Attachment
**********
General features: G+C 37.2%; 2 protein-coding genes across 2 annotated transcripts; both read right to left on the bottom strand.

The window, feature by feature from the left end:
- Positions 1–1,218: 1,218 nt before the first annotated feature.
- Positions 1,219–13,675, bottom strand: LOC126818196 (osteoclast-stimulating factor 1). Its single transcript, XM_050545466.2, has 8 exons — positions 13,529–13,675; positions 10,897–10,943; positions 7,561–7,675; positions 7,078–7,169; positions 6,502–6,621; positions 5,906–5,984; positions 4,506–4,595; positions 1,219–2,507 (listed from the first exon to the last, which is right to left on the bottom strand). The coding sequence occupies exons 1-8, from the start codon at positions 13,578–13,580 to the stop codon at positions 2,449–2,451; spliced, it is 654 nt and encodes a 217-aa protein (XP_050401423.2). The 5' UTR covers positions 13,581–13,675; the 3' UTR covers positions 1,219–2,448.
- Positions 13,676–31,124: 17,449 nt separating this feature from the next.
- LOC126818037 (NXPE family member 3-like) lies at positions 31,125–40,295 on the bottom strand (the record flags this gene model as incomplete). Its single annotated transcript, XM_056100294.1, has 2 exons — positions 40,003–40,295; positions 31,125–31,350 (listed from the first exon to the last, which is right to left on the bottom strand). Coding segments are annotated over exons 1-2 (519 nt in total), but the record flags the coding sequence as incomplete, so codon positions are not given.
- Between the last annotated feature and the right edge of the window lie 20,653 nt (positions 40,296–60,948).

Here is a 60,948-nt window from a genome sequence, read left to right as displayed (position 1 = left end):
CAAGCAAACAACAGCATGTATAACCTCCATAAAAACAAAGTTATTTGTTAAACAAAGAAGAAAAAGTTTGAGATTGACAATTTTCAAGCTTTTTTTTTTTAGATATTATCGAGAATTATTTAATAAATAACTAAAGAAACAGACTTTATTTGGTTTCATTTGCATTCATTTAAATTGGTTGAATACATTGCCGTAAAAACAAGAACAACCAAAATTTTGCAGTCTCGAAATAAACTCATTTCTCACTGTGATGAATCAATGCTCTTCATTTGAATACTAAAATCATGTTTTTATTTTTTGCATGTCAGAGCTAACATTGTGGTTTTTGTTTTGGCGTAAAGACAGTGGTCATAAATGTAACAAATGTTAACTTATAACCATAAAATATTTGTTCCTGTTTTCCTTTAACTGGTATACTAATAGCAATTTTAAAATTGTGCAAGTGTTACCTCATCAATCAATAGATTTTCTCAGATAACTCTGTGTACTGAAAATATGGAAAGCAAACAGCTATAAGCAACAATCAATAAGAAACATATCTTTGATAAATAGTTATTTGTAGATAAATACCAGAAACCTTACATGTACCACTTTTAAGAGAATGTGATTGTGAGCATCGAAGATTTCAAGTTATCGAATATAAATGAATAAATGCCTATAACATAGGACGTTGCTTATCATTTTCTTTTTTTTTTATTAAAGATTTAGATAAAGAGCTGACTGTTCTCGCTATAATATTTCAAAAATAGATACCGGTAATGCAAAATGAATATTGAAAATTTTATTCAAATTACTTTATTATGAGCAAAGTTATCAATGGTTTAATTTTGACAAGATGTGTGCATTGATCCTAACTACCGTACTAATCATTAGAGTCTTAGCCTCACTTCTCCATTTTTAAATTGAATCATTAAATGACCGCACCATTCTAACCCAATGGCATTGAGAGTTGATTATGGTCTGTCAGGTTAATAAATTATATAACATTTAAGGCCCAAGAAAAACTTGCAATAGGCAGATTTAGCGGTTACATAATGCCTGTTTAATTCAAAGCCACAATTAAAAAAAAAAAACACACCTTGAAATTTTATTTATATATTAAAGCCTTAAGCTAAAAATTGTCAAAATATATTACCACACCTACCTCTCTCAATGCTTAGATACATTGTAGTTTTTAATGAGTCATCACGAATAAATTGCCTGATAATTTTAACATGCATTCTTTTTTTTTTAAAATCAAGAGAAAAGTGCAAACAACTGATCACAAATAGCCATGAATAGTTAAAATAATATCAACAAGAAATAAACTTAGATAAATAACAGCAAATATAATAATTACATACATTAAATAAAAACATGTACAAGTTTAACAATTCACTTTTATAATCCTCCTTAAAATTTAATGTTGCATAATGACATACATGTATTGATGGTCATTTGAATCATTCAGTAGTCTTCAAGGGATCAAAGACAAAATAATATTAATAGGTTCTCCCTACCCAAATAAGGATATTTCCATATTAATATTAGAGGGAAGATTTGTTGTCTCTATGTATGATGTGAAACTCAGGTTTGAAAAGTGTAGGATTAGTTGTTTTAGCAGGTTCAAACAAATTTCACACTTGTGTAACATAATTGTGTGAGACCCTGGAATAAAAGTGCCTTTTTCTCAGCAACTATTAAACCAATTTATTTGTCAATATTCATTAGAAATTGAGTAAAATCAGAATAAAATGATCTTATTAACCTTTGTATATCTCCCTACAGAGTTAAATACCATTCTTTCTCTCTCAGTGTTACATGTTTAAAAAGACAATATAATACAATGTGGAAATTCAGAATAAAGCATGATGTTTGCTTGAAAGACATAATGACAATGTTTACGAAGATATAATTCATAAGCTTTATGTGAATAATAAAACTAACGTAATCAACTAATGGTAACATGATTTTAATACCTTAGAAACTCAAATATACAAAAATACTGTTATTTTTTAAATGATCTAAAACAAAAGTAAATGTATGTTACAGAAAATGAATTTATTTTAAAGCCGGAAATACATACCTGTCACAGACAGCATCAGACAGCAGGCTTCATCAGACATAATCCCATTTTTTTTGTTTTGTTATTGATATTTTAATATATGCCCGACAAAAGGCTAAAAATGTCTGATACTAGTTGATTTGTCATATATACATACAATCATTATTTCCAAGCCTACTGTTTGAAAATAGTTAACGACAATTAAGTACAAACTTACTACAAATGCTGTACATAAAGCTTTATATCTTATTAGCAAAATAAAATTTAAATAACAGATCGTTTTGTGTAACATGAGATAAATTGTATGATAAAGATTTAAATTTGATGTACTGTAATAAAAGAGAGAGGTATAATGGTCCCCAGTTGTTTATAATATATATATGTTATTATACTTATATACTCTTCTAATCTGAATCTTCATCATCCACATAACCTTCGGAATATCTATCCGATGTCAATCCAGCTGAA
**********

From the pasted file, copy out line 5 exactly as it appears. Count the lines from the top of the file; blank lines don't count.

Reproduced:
- Positions 13,676–31,124: 17,449 nt separating this feature from the next.